Charles’ initial manufacturing operation was rather modest.

In a little shop at Middletown [Connecticut], his machinery was driven by one horse, and continuing the manufacture of pens a few years, he came to Birmingham, and carried on the same business in the large building now owned and occupied by Summers & Lewis. This building he erected  and it was long known as “Atwood’s Factory.”

In 1834, his pens were awarded a Diploma at the American Institute’s fair in New York City. This was also the fair where Goodyear displayed samples of India Rubber. Atwood’s pens were displayed under the category of “Cutlery, Edge Tools and Hardware” as there was no category, yet, for steel pens.

An 1834 ad for Atwood’s pens appearing in The Evening Post (of New York)

1834 Atwood Patent Pens

In 1835 he entered his pens in the first annual fair of the Mechanics’ Institute on New York City. His pens were described as “very good of style and execution” and were awarded a diploma.

By 1836 Charles had an office at 72 Maiden Lane where he stayed until at least 1840, after which no trace of his pen making can be found.

1836 Atwood pens made in city

By that point he had moved on to another invention, a new way to making hooks and eyes for clothing and sewing them onto cards. After he was able to sell that patent (he’s getting smarter), he moved on to inventing and patenting a machine for making various kinds of specialized chains. And then a machine for making pins that even in 1880 was still so fully used by the industry it was called an “Atwood machine.” He finally died at the young age of 53 from a congestive fever after a life of invention and innovation.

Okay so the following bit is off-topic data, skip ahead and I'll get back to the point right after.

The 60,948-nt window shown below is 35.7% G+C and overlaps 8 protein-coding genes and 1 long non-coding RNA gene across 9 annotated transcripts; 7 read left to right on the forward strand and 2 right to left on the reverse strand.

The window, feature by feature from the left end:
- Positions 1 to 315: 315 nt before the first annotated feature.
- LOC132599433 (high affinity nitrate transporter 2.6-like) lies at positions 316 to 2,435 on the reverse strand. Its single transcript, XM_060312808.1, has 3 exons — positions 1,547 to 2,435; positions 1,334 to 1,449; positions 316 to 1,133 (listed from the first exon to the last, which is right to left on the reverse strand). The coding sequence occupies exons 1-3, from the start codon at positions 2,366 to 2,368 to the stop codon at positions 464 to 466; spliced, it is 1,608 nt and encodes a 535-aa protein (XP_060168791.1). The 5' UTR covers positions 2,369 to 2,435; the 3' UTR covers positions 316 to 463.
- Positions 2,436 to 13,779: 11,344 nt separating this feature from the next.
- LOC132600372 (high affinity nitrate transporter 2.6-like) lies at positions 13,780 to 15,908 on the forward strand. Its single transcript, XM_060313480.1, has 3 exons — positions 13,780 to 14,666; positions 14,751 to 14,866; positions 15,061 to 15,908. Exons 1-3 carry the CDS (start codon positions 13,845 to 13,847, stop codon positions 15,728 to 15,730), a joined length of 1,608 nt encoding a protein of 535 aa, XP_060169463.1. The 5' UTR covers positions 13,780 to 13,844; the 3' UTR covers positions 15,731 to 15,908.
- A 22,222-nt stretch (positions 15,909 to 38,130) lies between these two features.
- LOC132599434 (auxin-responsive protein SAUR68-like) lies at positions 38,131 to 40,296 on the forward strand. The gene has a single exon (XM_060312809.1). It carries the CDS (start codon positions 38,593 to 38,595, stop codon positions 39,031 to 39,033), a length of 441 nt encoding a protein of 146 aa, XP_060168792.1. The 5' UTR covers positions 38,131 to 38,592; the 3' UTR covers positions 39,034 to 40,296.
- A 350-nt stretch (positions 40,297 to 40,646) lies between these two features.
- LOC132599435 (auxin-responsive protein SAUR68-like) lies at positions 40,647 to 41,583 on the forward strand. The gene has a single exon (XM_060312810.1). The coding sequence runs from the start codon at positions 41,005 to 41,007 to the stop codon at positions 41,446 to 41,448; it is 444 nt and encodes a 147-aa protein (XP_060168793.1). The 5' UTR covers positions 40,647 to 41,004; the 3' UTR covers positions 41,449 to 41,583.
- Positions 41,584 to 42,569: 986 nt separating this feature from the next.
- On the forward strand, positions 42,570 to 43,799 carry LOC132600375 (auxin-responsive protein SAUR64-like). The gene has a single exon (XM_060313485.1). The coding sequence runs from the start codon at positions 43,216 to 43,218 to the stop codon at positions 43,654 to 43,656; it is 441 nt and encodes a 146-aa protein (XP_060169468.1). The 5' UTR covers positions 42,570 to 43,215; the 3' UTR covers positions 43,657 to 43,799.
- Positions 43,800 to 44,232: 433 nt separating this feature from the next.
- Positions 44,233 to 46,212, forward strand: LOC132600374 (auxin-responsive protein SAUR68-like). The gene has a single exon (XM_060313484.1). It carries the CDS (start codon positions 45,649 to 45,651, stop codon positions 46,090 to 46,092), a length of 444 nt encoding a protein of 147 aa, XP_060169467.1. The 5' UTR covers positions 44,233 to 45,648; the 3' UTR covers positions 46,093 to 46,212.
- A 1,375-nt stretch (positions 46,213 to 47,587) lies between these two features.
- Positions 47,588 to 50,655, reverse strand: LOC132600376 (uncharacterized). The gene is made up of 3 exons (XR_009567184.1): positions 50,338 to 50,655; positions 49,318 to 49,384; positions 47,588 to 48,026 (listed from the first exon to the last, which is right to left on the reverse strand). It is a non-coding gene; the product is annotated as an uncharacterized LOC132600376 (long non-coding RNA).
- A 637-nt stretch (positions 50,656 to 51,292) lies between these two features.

The 1830’s innovation and expansion was primarily on the eastern side of the Atlantic. (the indomitable Charles Atwood as the main exception) Patents, new factories, wider markets, all saw the British steel pen trade, especially in Birmingham, explode.

In the 1840’s, the American entrepreneurs begin to respond and a new crop of manufacturer begin to come forth. But that’s for next time.

Pen History: The Early Years – 1820’s, Foundations Laid

From about 1805 until about 1820 there were only a few people making and selling pens, with Williamson and Wise being the largest and widest distributed. There may have been others who made pens still on the craftsman scale and sold locally, but they’re less visible from this distance.

All of that changed in the 1820’s. This is the time when the British, and especially in Birmingham, introduced mass production, methods and consistency of quality to leave the craftsman’s workshop behind and become a true industry.